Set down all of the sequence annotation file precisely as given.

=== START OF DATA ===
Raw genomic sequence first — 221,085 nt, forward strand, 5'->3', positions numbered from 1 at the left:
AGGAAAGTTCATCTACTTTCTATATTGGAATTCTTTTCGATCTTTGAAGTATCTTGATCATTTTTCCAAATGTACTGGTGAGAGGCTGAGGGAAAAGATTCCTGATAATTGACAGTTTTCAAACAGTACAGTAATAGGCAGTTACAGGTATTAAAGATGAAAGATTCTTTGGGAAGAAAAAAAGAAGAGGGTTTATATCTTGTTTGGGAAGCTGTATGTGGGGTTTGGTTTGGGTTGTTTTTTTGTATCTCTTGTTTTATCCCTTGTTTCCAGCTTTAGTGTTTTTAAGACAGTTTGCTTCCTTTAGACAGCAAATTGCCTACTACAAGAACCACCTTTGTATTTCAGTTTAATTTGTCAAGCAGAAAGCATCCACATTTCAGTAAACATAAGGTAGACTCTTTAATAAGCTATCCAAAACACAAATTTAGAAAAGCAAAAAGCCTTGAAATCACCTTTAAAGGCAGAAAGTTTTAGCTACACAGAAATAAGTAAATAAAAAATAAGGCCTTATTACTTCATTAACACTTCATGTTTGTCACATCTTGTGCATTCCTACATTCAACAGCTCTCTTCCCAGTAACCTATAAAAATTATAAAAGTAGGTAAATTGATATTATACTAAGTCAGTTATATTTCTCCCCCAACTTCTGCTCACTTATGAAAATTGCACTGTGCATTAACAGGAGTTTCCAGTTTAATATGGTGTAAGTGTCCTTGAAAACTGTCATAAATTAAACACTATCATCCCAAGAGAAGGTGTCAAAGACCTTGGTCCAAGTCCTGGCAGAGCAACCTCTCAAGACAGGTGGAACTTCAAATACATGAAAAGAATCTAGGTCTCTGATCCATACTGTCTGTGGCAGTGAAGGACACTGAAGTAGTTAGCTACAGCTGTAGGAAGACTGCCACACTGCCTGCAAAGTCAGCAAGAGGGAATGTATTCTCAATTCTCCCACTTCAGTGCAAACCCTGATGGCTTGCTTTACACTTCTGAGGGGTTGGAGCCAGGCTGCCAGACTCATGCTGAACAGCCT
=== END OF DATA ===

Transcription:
Raw genomic sequence first — 221,085 nt, forward strand, 5'->3', positions numbered from 1 at the left:
AGGAAAGTTCATCTACTTTCTATATTGGAATTCTTTTCGATCTTTGAAGTATCTTGATCATTTTTCCAAATGTACTGGTGAGAGGCTGAGGGAAAAGATTCCTGATAATTGACAGTTTTCAAACAGTACAGTAATAGGCAGTTACAGGTATTAAAGATGAAAGATTCTTTGGGAAGAAAAAAAGAAGAGGGTTTATATCTTGTTTGGGAAGCTGTATGTGGGGTTTGGTTTGGGTTGTTTTTTTGTATCTCTTGTTTTATCCCTTGTTTCCAGCTTTAGTGTTTTTAAGACAGTTTGCTTCCTTTAGACAGCAAATTGCCTACTACAAGAACCACCTTTGTATTTCAGTTTAATTTGTCAAGCAGAAAGCATCCACATTTCAGTAAACATAAGGTAGACTCTTTAATAAGCTATCCAAAACACAAATTTAGAAAAGCAAAAAGCCTTGAAATCACCTTTAAAGGCAGAAAGTTTTAGCTACACAGAAATAAGTAAATAAAAAATAAGGCCTTATTACTTCATTAACACTTCATGTTTGTCACATCTTGTGCATTCCTACATTCAACAGCTCTCTTCCCAGTAACCTATAAAAATTATAAAAGTAGGTAAATTGATATTATACTAAGTCAGTTATATTTCTCCCCCAACTTCTGCTCACTTATGAAAATTGCACTGTGCATTAACAGGAGTTTCCAGTTTAATATGGTGTAAGTGTCCTTGAAAACTGTCATAAATTAAACACTATCATCCCAAGAGAAGGTGTCAAAGACCTTGGTCCAAGTCCTGGCAGAGCAACCTCTCAAGACAGGTGGAACTTCAAATACATGAAAAGAATCTAGGTCTCTGATCCATACTGTCTGTGGCAGTGAAGGACACTGAAGTAGTTAGCTACAGCTGTAGGAAGACTGCCACACTGCCTGCAAAGTCAGCAAGAGGGAATGTATTCTCAATTCTCCCACTTCAGTGCAAACCCTGATGGCTTGCTTTACACTTCTGAGGGGTTGGAGCCAGGCTGCCAGACTCATGCTGAACAGCCT